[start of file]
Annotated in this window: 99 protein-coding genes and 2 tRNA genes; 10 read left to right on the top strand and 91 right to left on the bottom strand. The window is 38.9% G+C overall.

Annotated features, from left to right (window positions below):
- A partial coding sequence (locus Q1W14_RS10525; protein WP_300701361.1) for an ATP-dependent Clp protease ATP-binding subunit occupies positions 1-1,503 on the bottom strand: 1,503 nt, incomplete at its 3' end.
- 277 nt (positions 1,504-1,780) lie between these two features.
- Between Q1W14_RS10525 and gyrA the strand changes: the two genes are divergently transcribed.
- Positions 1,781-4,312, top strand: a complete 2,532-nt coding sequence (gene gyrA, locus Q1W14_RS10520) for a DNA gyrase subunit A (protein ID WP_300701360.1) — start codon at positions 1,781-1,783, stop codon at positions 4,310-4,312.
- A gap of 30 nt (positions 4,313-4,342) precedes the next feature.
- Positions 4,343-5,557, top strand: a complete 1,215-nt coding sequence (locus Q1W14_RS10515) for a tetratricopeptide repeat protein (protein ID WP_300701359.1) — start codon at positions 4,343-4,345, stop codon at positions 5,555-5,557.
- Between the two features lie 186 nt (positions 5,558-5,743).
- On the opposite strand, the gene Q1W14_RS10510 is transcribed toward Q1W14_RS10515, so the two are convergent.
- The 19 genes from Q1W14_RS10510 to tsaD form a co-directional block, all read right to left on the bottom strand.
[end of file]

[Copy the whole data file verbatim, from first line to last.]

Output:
Annotated in this window: 99 protein-coding genes and 2 tRNA genes; 10 read left to right on the top strand and 91 right to left on the bottom strand. The window is 38.9% G+C overall.

Annotated features, from left to right (window positions below):
- A partial coding sequence (locus Q1W14_RS10525; protein WP_300701361.1) for an ATP-dependent Clp protease ATP-binding subunit occupies positions 1-1,503 on the bottom strand: 1,503 nt, incomplete at its 3' end.
- 277 nt (positions 1,504-1,780) lie between these two features.
- Between Q1W14_RS10525 and gyrA the strand changes: the two genes are divergently transcribed.
- Positions 1,781-4,312, top strand: a complete 2,532-nt coding sequence (gene gyrA, locus Q1W14_RS10520) for a DNA gyrase subunit A (protein ID WP_300701360.1) — start codon at positions 1,781-1,783, stop codon at positions 4,310-4,312.
- A gap of 30 nt (positions 4,313-4,342) precedes the next feature.
- Positions 4,343-5,557, top strand: a complete 1,215-nt coding sequence (locus Q1W14_RS10515) for a tetratricopeptide repeat protein (protein ID WP_300701359.1) — start codon at positions 4,343-4,345, stop codon at positions 5,555-5,557.
- Between the two features lie 186 nt (positions 5,558-5,743).
- On the opposite strand, the gene Q1W14_RS10510 is transcribed toward Q1W14_RS10515, so the two are convergent.
- The 19 genes from Q1W14_RS10510 to tsaD form a co-directional block, all read right to left on the bottom strand.